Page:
The wet/dry rig I built was inspired by a forum post on either TGP or Huge Racks where someone shared their supposed gigging rig. They had a Blankenship Variplex and Fender 2x12 (don't remember if it was a Twin or Pro), both mic'd into a mixer for the wet sounds. I got as close as I could with the gear I had on hand.

                      Originally posted by PFDarkside View Post
                      Also, it was your rack thread that kicked off my thought experiment on this topic. Eventually I can get the GCX and GCP in on the fun too.
                      Is this the start of a rack 'arms race' on the forum? If that's the case, I'm not expecting to win I'm basically done at this point unless a really great deal pops up on an RJM Effect Gizmo and I decide to pull the trigger.

                      OTOH you know you want a Mastermind GT... I can't be the only one.

                      Originally posted by crusty philtrum
                      And that's probably because most people with electric guitars seem more interested in their own performance rather than the effect on the listener ... in fact i don't think many people who own electric guitars even give a poop about the effect on a listener. Which is why many people play electric guitars but very very few of them are actually musicians.

                      Comment


                      • #12
                        Questions...

                        Are the effects sent to stereo speakers just wet effects or do they also contain direct signal?

                        Are the effects post Mic, or like in your diagram, direct from the preamp ..which would be harsh? With IRs this kind of setup is almost trivial. if you have to Mic before effects, more difficult.

                        Comment


                        • #13
                          Originally posted by Top-L View Post
                          Questions...

                          Are the effects sent to stereo speakers just wet effects or do they also contain direct signal?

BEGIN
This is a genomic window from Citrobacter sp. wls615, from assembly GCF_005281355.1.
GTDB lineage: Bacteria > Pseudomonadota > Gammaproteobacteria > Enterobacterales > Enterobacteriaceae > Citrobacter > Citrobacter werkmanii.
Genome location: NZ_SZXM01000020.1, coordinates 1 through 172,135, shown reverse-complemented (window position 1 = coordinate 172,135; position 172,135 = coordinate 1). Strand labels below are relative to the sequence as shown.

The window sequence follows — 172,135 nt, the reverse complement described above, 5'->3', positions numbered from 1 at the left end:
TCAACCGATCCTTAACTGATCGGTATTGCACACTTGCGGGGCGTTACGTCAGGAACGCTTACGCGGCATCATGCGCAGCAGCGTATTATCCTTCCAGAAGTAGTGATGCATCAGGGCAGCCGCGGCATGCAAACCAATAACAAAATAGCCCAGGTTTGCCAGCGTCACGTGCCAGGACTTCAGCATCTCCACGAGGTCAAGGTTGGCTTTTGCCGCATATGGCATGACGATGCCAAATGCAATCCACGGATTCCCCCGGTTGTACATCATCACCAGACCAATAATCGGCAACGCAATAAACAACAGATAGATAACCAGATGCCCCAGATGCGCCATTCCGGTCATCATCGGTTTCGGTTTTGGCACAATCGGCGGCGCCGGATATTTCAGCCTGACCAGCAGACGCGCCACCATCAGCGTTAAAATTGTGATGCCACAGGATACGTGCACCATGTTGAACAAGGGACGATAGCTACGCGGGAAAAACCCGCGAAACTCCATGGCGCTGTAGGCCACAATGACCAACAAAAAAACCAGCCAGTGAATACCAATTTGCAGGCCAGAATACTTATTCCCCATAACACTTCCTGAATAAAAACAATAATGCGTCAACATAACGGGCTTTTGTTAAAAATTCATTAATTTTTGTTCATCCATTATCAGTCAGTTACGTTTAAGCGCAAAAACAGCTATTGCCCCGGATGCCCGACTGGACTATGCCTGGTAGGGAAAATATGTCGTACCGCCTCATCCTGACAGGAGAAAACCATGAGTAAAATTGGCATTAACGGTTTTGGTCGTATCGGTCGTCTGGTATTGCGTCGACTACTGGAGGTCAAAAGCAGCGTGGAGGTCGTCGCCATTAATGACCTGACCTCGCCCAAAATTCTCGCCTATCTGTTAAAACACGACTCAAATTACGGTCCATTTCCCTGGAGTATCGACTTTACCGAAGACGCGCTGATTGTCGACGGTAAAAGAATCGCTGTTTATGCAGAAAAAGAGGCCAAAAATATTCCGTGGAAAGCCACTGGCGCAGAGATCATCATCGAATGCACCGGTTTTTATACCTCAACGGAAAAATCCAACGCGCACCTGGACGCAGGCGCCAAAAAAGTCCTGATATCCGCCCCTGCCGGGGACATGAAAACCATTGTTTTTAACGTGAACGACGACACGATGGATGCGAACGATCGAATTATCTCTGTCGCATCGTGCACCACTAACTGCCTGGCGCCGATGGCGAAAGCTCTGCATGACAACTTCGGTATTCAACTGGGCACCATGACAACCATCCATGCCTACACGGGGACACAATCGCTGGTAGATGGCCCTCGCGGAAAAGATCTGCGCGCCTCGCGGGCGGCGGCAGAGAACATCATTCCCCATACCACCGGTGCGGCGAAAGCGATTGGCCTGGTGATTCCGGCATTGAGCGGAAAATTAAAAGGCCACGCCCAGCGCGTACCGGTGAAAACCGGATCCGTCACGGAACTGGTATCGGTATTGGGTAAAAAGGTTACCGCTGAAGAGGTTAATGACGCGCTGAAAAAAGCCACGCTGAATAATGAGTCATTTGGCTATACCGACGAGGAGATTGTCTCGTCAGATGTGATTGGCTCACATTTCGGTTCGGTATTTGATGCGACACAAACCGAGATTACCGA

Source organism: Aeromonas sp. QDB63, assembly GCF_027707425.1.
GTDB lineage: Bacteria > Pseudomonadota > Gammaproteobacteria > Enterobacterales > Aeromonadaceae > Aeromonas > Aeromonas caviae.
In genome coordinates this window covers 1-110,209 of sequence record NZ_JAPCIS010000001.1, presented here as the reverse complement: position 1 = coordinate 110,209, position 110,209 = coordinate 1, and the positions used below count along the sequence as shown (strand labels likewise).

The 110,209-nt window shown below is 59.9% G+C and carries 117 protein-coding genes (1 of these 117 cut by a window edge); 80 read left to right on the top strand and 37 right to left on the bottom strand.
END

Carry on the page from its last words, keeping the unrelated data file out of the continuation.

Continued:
With wet/dry rigs in general, the stereo speakers are wet only. If you want a 'big' rhythm sound through all three cabinets, the secret is to run a short slapback delay through the wet cabs with a single repeat at maybe 30ms. For an even bigger sound, run a slightly different delay time on each side of the stereo field.

                          Originally posted by Top-L View Post
                          Are the effects post Mic, or like in your diagram, direct from the preamp ..which would be harsh?
                          The effects in the OP's diagram aren't direct from the preamp. The OP's signal is split after the preamp with the dry portion going through the Splawn's power section. The wet portion is routed through an effects procesor set 100% wet which is then routed through the Mesa 2:90 and pair of guitar cabs. In terms of overall sound it isn't any more harsh than an effects loop, and it actually sounds quite similar to that in practice. The downside is that the effects are colored by the tube power amp and guitar speakers, so they aren't as clear as the post mic / IR rig.

                          Originally posted by Top-L View Post
                          With IRs this kind of setup is almost trivial. if you have to Mic before effects, more difficult.
                          Using a mic instead of IRs requires a bit more hardware, but it's not super difficult. If I were building that today, I'd use a dummy load with a thru output (like the Two Notes Torpedo Captor) to allow my amp to drive the dry cabinet with effects added post-IR to the wet cab(s). It would look very similar to the OP's diagram, except that the Two Notes would be between the amp and cabinet, I'd replace the 2:90 with a SS power amp, and I'd use PA cabs instead of guitar cabs for the wet portion of the signal.
                          Originally posted by crusty philtrum
                          And that's probably because most people with electric guitars seem more interested in their own performance rather than the effect on the listener ... in fact i don't think many people who own electric guitars even give a poop about the effect on a listener. Which is why many people play electric guitars but very very few of them are actually musicians.

                          Comment


                          • #14
                            Originally posted by dystrust View Post

                            My understanding is that the Bradshaw racks were originally built around the Soldano X88 and later CAE 3+ preamps with a line mixer incorporating several single-effect rack units like the TC2290 Delay, Dytronics Tri-Stereo Chorus, and Lexicon PCM70 into a power amp like the Mesa 295 or Strategy 400. I also remember seeing a diagram of EVH's rig in the mid/late 80s that involved a dummy load and post-gain effects with H&H solid state power amps. I'm pretty sure that EVH was using guitar cabinets, but I don't remember for certain. I also don't remember if that EVH rig was wet/dry/wet, nor am I sure where that idea originated.